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MASIMBA Holdings will unbundle its plastic manufacturing division into a standalone and thereafter list it on Zimbabwe Stock Exchange in an effort to unlock value for shareholders .

Proplastics will become an independent company with its own management and board once the unbundling process has been consummated, but no timelines have been given yet.

Chief executive Mr Canada Malunga told an analyst briefing on Friday that the move would cater for the two’s different capital requirements and tastes of investors.

The decision to unbundle the businesses also came after the realisation that synergies that existed between the two had diminished since dollarisation of the economy in 2009.

“The intention (now) is to get Proplastics unbundled from Masimba Holdings and to make it a standalone entity to be listed on the (Zimbabwe) Stock Exchange,” Mr Malunga said.

Masimba Holdings will concentrate on the engineering and construction business while Proplastics will specialise on the manufacture of different types of plastic piping products.

Proplastics is a leading supplier of world class plastic pipe systems for water and sewer reticulation to Southern Africa.

The company is registered and domiciled in Zimbabwe.

Mr Malunga said directors said this deliberate decision to unbundle the operations will give the two businesses better focus to extract significant value from their separation.

He said documentation for listing of Proplastics was already with the ZSE’s listings committee while work to get approvals from Securities Exchange Commission was aanced.

Mr Malunga said performance of Proplastics over the last 2-3 years had been g with the business achieving good margins, EBITDA and cashflows for a manufacturer.

The unbundling will be effected through a dividend in specie.

“The ZSE listings committee has started looking at the draft document (while) the Securities and Exchanges Commission of Zimbabwe is in the final stage of approvals,” Mr Malunga said.

Mr Malunga said Masimba Holdings’ board had considered the idea and was firmly convinced that considerable value for shareholders would be unlocked from the unbundling.

Directors believe that the separation will make it easier to attract capital for the separate growth profiles and enable them to strategically position themselves in their core businesses.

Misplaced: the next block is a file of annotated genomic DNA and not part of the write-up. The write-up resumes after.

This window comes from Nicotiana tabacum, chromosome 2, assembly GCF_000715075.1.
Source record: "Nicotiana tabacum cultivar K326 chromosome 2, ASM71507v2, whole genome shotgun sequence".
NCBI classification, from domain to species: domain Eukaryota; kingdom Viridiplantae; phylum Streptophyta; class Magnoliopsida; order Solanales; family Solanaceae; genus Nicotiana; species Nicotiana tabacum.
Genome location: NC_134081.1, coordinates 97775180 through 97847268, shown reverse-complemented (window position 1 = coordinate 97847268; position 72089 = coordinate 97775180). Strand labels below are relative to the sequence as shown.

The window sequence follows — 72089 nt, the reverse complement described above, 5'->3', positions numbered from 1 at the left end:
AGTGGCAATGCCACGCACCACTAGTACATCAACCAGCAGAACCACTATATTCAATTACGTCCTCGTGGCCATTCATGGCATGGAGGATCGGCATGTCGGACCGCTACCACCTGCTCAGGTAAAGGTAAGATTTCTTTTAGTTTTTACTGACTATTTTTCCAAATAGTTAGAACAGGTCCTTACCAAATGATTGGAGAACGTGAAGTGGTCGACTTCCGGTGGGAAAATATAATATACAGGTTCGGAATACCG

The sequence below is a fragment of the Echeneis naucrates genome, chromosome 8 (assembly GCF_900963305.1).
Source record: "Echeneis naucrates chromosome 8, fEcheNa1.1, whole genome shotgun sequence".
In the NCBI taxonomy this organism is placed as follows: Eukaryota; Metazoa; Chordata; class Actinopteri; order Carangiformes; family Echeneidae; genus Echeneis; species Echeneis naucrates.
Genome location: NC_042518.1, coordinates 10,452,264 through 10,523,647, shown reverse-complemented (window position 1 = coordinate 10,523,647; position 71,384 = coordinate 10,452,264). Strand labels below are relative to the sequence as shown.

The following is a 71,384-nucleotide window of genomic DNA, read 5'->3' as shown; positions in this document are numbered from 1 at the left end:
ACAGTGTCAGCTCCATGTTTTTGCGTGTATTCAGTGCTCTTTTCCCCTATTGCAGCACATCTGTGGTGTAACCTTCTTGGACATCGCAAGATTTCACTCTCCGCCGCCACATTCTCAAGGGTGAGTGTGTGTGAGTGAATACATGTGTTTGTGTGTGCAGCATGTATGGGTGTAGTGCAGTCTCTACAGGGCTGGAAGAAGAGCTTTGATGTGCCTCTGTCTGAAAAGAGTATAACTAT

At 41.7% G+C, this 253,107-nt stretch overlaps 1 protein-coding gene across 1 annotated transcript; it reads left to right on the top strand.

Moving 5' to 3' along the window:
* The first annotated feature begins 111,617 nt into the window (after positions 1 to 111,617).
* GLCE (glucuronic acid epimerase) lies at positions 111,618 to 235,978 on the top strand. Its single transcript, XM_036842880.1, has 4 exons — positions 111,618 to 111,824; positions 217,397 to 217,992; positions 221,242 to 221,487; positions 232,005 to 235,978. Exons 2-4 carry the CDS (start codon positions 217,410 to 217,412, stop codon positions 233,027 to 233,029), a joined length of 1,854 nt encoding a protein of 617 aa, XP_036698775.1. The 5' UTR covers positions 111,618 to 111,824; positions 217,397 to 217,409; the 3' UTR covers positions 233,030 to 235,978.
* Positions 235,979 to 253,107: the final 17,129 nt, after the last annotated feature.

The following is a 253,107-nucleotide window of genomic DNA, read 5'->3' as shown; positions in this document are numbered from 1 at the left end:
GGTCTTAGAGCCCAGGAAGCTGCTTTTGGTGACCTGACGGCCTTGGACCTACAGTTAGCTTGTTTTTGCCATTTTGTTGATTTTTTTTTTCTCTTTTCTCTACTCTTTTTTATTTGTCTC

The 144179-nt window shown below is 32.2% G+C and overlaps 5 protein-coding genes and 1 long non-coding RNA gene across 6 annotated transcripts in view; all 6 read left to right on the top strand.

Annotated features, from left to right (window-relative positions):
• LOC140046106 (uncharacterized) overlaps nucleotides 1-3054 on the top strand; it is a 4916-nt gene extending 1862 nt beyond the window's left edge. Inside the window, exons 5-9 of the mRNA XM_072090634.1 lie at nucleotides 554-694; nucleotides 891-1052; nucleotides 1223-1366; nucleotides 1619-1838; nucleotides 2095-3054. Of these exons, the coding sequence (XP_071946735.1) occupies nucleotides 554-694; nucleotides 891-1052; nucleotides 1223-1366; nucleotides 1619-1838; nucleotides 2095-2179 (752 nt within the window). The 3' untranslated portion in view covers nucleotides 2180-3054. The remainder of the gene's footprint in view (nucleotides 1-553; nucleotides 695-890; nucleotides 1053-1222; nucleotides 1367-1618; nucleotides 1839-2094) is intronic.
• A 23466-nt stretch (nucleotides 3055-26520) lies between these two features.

In his statement accompanying group results for the year to December 2014, chairman Greg Sebbom said that Proplastics had identified regional growth opportunities.

These involve growth alliances, which directors believe will be easier to execute in a standalone entity while civil engineering and contracting will be more focused and competitive.

Demand for Proplastics is seen remaining firm driven by urban sanitation rehabilitation programmes, irrigation and agriculture and buoyant housing developments.

Proplastics recently invested significantly in plant modernisation, having commissioned a new plant last November while another will be commissioned in May.

This comes as Masimba is in the process of consummating a joint venture with Kosto Holdings, incorporated in Mauritius, to establish reinforcement steel cutting and bending firm.

Kosto is part of the Reinforced Steel Contractors group of South Africa and the new entity will trade under the RSC flagship, the region and SA’s leading manufacturer of reinforced steel.

Expectations are that the joint venture will be able to enjoy significant forward linkages with Masimba Construction and also exploit opportunities in the informal sector.

Meanwhile, group revenue declined to $28 million from $35,7 million.

The manufacturing business accounted for 47 percent of total revenue while contracting chipped in with the balance although both contributed equally on gross profit.

Gross profit came in at $5,2 million with improved outturn in the second half of the year due to management initiatives to improve on cost efficiencies, now paying dividends.

Both construction and manufacturing registered improvement from last year.

The group’s earnings before interest, taxation, depreciation and amortisation came in at $1,7 million, representing a 6 percent growth compared to the same period last year.

Volumes closed off at 3,933 tonnes versus 4,053 tonnes. Revenue growth was slowed by fire at the Ardbennie factory in October 2014, liquidity crunch and credit risk.

Improved operating efficiencies in contracting business second half of the financial year saw gross profit percentage improving from 16 percent to 18 percent at year end.

Contracting gross profit percentage improved mainly due cost containment and improved productivity while manufacturing GP registered marginal growth from 20 to 21 percent.

Contracting business tendering margins continue to be below 10 percent.

The group closed the year with g balance sheet and sustainable level of borrowings following significant reduction of $2,066,665 financed through collection of Government debt.

The balance of the debt was reduced to $3,4 million (2013 : $6,4 million) while the group’s capital expenditure to increase capacity in manufacturing unit was $1,1 million.

Source : The Herald

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